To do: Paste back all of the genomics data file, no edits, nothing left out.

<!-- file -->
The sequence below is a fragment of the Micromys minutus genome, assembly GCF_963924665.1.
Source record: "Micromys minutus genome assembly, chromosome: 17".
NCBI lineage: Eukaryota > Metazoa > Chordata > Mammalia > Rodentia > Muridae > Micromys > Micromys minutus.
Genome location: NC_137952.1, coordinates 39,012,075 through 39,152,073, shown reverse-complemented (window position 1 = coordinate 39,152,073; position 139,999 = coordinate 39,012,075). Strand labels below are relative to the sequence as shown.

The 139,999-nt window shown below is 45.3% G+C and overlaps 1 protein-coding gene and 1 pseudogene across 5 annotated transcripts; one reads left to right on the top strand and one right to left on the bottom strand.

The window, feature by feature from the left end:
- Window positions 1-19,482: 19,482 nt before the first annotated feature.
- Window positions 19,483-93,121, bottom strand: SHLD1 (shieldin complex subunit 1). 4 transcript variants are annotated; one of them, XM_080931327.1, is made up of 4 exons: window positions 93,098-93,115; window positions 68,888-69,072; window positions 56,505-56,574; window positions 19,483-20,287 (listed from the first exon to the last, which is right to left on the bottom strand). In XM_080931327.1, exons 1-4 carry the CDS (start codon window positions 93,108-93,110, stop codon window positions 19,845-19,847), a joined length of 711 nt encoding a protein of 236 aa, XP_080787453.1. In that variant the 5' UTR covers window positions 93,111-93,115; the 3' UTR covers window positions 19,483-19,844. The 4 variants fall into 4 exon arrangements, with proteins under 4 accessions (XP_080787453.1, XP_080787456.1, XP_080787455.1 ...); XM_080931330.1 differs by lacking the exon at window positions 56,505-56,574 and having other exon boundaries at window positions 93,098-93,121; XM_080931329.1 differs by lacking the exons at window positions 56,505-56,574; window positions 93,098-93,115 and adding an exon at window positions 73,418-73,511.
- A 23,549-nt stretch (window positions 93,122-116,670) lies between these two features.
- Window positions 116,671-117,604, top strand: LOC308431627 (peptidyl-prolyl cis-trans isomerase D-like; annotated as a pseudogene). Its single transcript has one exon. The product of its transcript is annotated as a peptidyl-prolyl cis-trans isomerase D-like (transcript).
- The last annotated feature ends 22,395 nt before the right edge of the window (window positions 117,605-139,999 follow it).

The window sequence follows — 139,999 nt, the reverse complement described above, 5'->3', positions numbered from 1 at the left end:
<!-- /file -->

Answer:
The sequence below is a fragment of the Micromys minutus genome, assembly GCF_963924665.1.
Source record: "Micromys minutus genome assembly, chromosome: 17".
NCBI lineage: Eukaryota > Metazoa > Chordata > Mammalia > Rodentia > Muridae > Micromys > Micromys minutus.
Genome location: NC_137952.1, coordinates 39,012,075 through 39,152,073, shown reverse-complemented (window position 1 = coordinate 39,152,073; position 139,999 = coordinate 39,012,075). Strand labels below are relative to the sequence as shown.

The 139,999-nt window shown below is 45.3% G+C and overlaps 1 protein-coding gene and 1 pseudogene across 5 annotated transcripts; one reads left to right on the top strand and one right to left on the bottom strand.

The window, feature by feature from the left end:
- Window positions 1-19,482: 19,482 nt before the first annotated feature.
- Window positions 19,483-93,121, bottom strand: SHLD1 (shieldin complex subunit 1). 4 transcript variants are annotated; one of them, XM_080931327.1, is made up of 4 exons: window positions 93,098-93,115; window positions 68,888-69,072; window positions 56,505-56,574; window positions 19,483-20,287 (listed from the first exon to the last, which is right to left on the bottom strand). In XM_080931327.1, exons 1-4 carry the CDS (start codon window positions 93,108-93,110, stop codon window positions 19,845-19,847), a joined length of 711 nt encoding a protein of 236 aa, XP_080787453.1. In that variant the 5' UTR covers window positions 93,111-93,115; the 3' UTR covers window positions 19,483-19,844. The 4 variants fall into 4 exon arrangements, with proteins under 4 accessions (XP_080787453.1, XP_080787456.1, XP_080787455.1 ...); XM_080931330.1 differs by lacking the exon at window positions 56,505-56,574 and having other exon boundaries at window positions 93,098-93,121; XM_080931329.1 differs by lacking the exons at window positions 56,505-56,574; window positions 93,098-93,115 and adding an exon at window positions 73,418-73,511.
- A 23,549-nt stretch (window positions 93,122-116,670) lies between these two features.
- Window positions 116,671-117,604, top strand: LOC308431627 (peptidyl-prolyl cis-trans isomerase D-like; annotated as a pseudogene). Its single transcript has one exon. The product of its transcript is annotated as a peptidyl-prolyl cis-trans isomerase D-like (transcript).
- The last annotated feature ends 22,395 nt before the right edge of the window (window positions 117,605-139,999 follow it).

The window sequence follows — 139,999 nt, the reverse complement described above, 5'->3', positions numbered from 1 at the left end: